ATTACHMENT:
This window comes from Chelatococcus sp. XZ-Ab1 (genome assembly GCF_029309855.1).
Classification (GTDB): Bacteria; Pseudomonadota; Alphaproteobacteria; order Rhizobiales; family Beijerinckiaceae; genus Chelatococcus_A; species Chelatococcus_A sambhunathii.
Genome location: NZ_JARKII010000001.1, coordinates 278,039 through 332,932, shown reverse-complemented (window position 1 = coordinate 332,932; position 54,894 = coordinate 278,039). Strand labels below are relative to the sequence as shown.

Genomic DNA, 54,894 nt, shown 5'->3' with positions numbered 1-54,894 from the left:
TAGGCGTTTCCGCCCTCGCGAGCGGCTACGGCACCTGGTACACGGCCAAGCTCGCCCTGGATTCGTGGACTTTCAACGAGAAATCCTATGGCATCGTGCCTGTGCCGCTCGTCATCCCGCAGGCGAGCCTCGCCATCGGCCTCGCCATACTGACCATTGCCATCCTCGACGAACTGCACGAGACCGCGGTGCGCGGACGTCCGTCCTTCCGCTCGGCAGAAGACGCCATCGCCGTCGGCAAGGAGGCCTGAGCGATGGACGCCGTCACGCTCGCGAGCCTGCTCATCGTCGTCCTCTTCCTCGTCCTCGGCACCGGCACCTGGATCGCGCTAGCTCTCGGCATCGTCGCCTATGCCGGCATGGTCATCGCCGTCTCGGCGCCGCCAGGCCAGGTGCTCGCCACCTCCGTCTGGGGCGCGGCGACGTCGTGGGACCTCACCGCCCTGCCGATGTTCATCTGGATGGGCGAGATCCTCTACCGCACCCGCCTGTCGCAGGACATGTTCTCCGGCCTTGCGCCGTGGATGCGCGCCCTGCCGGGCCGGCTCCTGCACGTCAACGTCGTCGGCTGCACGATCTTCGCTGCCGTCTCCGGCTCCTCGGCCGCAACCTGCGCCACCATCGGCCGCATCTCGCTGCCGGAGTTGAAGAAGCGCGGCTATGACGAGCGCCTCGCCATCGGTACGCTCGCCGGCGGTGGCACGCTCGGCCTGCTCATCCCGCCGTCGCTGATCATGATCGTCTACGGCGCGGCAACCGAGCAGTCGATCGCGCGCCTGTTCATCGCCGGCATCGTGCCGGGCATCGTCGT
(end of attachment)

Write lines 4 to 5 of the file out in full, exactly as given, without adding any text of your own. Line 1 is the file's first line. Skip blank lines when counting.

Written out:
Genomic DNA, 54,894 nt, shown 5'->3' with positions numbered 1-54,894 from the left:
TAGGCGTTTCCGCCCTCGCGAGCGGCTACGGCACCTGGTACACGGCCAAGCTCGCCCTGGATTCGTGGACTTTCAACGAGAAATCCTATGGCATCGTGCCTGTGCCGCTCGTCATCCCGCAGGCGAGCCTCGCCATCGGCCTCGCCATACTGACCATTGCCATCCTCGACGAACTGCACGAGACCGCGGTGCGCGGACGTCCGTCCTTCCGCTCGGCAGAAGACGCCATCGCCGTCGGCAAGGAGGCCTGAGCGATGGACGCCGTCACGCTCGCGAGCCTGCTCATCGTCGTCCTCTTCCTCGTCCTCGGCACCGGCACCTGGATCGCGCTAGCTCTCGGCATCGTCGCCTATGCCGGCATGGTCATCGCCGTCTCGGCGCCGCCAGGCCAGGTGCTCGCCACCTCCGTCTGGGGCGCGGCGACGTCGTGGGACCTCACCGCCCTGCCGATGTTCATCTGGATGGGCGAGATCCTCTACCGCACCCGCCTGTCGCAGGACATGTTCTCCGGCCTTGCGCCGTGGATGCGCGCCCTGCCGGGCCGGCTCCTGCACGTCAACGTCGTCGGCTGCACGATCTTCGCTGCCGTCTCCGGCTCCTCGGCCGCAACCTGCGCCACCATCGGCCGCATCTCGCTGCCGGAGTTGAAGAAGCGCGGCTATGACGAGCGCCTCGCCATCGGTACGCTCGCCGGCGGTGGCACGCTCGGCCTGCTCATCCCGCCGTCGCTGATCATGATCGTCTACGGCGCGGCAACCGAGCAGTCGATCGCGCGCCTGTTCATCGCCGGCATCGTGCCGGGCATCGTCGT